"Not eating chard. That's what all those weirdos eat at their stupid picnics on the Hungry Ghost lawn." -Nina

November 19, 2007

Who Is This Jim Brooks And Where Can I Find Him?

In a 'letter to the editor' in this weeks Valley Advocate, Jim Brooks calls out the City of Northampton and the DPW on their inability or indifference in maintaining public ways in the downtown area that are accessible to all. A topic which I've touched on here before, in a post about the deteriorating conditions of the brick work on sidewalks downtown,

The deteriorating brick work downtown illuminates a larger issue with public space downtown Northampton. Often, unless private business take initiative or make complaints, changes are not made. We respect a private business's right to agitate for change, and can appreciate the changes they accomplish when they bring their influence to bear. We also believe that it is important for individual members of the public to respectfully request the same level of consideration.
Jim Brooks, in his recent 'letter to the editor' in the Valley Advocate, did just that, and illuminated how the poorly maintained sidewalks and myriad of private uses occurring on them affect his experience with public space downtown as he traverses the streets in a wheelchair. His 'letter to the editor' below:
I have always loved Northampton. I was born here, went to schools here, left and returned five years ago because of disability (multiple sclerosis). For the last year, the disease's progression has left me reliant on a wheelchair to get around town.

In that short time, I have been exposed on a daily basis to a Main Street raceway where many cars "don't see me" crossing the street, handicapped cutouts which are not up to specs, sidewalks which are not in many places free of ruts, cracks and holes in the surface, the new sandwich boards for restaurants blocking the sidewalk, sidewalk tables and chairs blocking passage, sidewalks not clear of ice and snow in the winter. For the most part, the mayor and city council don't seem to care about what is happening right in front of their eyes, and the business community does not recognize its responsibilities under federal handicapped accessibility law but wants everyone to shop in "Paradise City."

The downtown, just voted one of the 10 best, is not safe or accessible for the handicapped. Ignorance is certainly bliss when questions are asked of the mayor, city council folks, and business community. It doesn't seem important enough for any of these so-called progressive thinkers. Wouldn't it be great if an investigative newspaper would do an exposé on "Paradise City!"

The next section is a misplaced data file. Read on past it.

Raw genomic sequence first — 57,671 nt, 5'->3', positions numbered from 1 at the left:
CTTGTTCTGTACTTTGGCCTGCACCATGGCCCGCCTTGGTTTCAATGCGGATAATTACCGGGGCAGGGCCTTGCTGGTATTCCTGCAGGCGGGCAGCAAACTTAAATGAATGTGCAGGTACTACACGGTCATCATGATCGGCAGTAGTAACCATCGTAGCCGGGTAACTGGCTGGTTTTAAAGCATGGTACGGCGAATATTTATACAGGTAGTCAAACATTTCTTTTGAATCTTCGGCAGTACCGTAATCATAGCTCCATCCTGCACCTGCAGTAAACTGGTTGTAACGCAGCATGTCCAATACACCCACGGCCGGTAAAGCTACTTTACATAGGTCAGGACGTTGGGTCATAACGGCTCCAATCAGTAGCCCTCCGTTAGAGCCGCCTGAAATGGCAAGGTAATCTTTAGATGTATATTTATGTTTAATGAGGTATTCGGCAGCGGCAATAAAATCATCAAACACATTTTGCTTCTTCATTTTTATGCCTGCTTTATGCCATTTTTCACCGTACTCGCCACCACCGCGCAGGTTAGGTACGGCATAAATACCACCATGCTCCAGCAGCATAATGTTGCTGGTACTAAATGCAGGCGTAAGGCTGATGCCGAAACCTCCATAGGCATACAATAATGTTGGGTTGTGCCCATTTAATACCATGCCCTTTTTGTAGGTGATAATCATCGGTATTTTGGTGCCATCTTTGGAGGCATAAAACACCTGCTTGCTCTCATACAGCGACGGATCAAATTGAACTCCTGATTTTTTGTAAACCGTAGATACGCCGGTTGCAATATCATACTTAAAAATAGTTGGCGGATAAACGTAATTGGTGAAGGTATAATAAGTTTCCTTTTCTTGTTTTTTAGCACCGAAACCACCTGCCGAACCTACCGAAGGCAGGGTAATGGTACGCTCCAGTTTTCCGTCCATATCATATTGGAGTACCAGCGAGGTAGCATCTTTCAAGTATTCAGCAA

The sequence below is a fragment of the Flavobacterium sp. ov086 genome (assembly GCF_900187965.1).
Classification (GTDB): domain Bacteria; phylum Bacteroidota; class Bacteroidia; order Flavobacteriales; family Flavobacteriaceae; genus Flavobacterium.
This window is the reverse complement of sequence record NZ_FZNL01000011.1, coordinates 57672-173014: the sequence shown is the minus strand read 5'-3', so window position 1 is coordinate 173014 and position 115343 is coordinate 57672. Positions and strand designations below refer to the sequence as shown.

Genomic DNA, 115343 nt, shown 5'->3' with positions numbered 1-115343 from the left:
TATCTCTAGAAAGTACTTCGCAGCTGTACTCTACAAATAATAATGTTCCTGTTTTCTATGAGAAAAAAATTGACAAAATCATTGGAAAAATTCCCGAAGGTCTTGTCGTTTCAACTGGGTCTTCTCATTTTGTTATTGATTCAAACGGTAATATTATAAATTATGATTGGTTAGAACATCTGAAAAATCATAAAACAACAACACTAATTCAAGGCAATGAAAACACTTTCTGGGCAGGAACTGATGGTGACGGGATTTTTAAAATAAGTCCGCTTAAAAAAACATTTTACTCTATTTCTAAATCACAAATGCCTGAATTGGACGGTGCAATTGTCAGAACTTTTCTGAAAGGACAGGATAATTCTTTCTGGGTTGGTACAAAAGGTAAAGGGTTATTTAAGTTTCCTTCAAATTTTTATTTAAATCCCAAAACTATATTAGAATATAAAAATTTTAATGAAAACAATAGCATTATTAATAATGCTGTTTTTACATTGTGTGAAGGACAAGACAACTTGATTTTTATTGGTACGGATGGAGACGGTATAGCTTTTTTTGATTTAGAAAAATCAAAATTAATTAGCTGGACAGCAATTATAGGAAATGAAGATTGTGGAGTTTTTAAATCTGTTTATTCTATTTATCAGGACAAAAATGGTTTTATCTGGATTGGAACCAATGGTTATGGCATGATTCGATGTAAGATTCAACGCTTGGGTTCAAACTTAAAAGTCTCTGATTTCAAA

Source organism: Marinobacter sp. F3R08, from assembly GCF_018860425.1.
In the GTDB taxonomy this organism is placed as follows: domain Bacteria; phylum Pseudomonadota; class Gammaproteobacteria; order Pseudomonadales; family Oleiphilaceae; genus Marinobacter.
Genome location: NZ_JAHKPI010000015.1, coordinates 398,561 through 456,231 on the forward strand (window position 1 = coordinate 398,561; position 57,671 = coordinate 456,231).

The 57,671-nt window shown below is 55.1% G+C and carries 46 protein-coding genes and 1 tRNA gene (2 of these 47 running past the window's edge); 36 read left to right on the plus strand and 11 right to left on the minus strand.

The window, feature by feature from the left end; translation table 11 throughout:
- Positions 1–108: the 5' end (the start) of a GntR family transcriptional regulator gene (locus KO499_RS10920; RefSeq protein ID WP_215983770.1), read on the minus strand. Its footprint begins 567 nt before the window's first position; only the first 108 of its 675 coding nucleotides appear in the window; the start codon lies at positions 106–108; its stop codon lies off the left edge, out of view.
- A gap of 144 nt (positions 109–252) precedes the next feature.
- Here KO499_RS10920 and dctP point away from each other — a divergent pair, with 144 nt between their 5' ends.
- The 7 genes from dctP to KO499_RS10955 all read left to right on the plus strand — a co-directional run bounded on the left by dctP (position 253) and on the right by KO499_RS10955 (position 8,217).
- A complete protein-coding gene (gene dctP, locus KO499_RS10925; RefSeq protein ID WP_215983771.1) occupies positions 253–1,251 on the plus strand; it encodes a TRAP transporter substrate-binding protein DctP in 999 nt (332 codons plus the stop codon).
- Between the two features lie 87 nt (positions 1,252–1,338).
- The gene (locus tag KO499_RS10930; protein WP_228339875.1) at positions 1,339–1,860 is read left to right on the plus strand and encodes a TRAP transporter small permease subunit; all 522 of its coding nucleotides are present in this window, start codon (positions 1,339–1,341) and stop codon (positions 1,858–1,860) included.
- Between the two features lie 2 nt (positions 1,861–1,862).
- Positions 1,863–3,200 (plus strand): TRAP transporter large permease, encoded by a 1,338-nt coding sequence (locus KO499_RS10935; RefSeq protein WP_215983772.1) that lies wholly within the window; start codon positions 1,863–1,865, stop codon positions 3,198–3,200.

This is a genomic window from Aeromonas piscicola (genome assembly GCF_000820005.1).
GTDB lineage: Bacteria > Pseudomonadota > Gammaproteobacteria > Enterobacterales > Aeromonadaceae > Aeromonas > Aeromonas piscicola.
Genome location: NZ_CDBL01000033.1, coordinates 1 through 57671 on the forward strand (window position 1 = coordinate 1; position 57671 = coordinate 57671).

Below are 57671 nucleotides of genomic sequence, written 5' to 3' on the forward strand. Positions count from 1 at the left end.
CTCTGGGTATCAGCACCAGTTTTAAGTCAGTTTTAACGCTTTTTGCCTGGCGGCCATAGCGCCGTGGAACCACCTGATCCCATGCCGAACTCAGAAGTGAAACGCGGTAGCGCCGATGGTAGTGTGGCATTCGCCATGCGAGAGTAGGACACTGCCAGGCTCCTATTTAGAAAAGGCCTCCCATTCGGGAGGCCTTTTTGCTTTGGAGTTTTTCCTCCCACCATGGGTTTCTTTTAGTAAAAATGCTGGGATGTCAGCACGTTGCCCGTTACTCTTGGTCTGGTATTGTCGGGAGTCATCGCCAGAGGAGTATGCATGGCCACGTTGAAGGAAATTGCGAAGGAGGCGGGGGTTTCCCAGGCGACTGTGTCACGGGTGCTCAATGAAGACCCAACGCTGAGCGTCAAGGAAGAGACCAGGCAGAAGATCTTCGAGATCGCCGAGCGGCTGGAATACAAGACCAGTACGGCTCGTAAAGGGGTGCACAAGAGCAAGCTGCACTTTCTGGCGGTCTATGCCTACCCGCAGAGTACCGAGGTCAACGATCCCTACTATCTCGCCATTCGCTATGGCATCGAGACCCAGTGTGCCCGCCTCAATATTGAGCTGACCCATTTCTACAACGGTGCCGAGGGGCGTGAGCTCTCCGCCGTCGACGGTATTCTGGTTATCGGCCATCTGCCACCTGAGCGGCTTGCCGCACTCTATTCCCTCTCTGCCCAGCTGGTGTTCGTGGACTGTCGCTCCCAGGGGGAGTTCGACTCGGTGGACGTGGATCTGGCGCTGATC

Jim Brooks
Thanks Jim, for writing your letter. As you noted, "For the most part, the mayor and city council don't seem to care about what is happening right in front of their eyes,"

While that may or may not be true, often times, I hear leaders note that unless someone tells them about a problem, they are not aware of the issue. Followed by a "thank you for bringing it to my attention." That often offends me when issues of social equality are being considered, but regardless. And just as well, as many in City Hall are fond of saying in regards to civic affairs and discussions affecting the community, "We posted a notice." "We sent it to the Gazette."

So FWIW, Jim just posted a public notice, and let you know there is a problem. So I guess you could say that this Jim's public notice to the City of Northampton.


Relatedly, while reading Jim's letter, I was reminded of an interview that Streetsblog did earlier this year with Enrique Penalosa, former visionary Mayor of Bogota and acclaimed reformer of public space.

"The least a democratic society should have is public pedestrian space of great quality...A city that is good for the most vulnerable citizens...We created a very large bicycle network, a protected bicycle path network. A protected bicycle path is a symbol that a citizen on a thirty dollar bicycle is equally important as one in a $30,000 car." You can view the video of that interview below.

LABELS: downtown, public space